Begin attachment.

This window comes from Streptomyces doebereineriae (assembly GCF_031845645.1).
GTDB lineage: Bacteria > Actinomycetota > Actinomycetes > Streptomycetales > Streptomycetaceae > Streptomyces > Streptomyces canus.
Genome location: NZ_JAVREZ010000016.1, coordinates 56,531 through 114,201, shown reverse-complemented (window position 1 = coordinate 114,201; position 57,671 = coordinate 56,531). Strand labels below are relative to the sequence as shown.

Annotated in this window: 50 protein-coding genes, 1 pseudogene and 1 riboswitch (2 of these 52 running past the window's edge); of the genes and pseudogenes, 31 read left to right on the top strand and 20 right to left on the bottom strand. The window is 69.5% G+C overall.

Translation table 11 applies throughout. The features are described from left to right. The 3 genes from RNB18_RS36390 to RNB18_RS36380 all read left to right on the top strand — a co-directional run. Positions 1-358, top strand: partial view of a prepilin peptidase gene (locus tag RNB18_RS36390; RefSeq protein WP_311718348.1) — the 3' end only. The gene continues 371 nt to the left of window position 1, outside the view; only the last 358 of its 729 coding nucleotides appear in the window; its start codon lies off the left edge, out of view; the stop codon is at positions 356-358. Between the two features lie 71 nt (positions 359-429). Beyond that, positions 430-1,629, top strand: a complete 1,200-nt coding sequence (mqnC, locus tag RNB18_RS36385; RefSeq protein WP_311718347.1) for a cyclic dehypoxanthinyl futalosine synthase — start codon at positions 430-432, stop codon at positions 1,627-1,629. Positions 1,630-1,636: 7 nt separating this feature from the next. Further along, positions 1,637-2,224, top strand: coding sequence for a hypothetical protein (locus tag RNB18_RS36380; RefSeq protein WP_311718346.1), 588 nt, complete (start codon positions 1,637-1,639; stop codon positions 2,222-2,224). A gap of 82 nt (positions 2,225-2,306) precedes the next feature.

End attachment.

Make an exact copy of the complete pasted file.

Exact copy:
This window comes from Streptomyces doebereineriae (assembly GCF_031845645.1).
GTDB lineage: Bacteria > Actinomycetota > Actinomycetes > Streptomycetales > Streptomycetaceae > Streptomyces > Streptomyces canus.
Genome location: NZ_JAVREZ010000016.1, coordinates 56,531 through 114,201, shown reverse-complemented (window position 1 = coordinate 114,201; position 57,671 = coordinate 56,531). Strand labels below are relative to the sequence as shown.

Annotated in this window: 50 protein-coding genes, 1 pseudogene and 1 riboswitch (2 of these 52 running past the window's edge); of the genes and pseudogenes, 31 read left to right on the top strand and 20 right to left on the bottom strand. The window is 69.5% G+C overall.

Translation table 11 applies throughout. The features are described from left to right. The 3 genes from RNB18_RS36390 to RNB18_RS36380 all read left to right on the top strand — a co-directional run. Positions 1-358, top strand: partial view of a prepilin peptidase gene (locus tag RNB18_RS36390; RefSeq protein WP_311718348.1) — the 3' end only. The gene continues 371 nt to the left of window position 1, outside the view; only the last 358 of its 729 coding nucleotides appear in the window; its start codon lies off the left edge, out of view; the stop codon is at positions 356-358. Between the two features lie 71 nt (positions 359-429). Beyond that, positions 430-1,629, top strand: a complete 1,200-nt coding sequence (mqnC, locus tag RNB18_RS36385; RefSeq protein WP_311718347.1) for a cyclic dehypoxanthinyl futalosine synthase — start codon at positions 430-432, stop codon at positions 1,627-1,629. Positions 1,630-1,636: 7 nt separating this feature from the next. Further along, positions 1,637-2,224, top strand: coding sequence for a hypothetical protein (locus tag RNB18_RS36380; RefSeq protein WP_311718346.1), 588 nt, complete (start codon positions 1,637-1,639; stop codon positions 2,222-2,224). A gap of 82 nt (positions 2,225-2,306) precedes the next feature.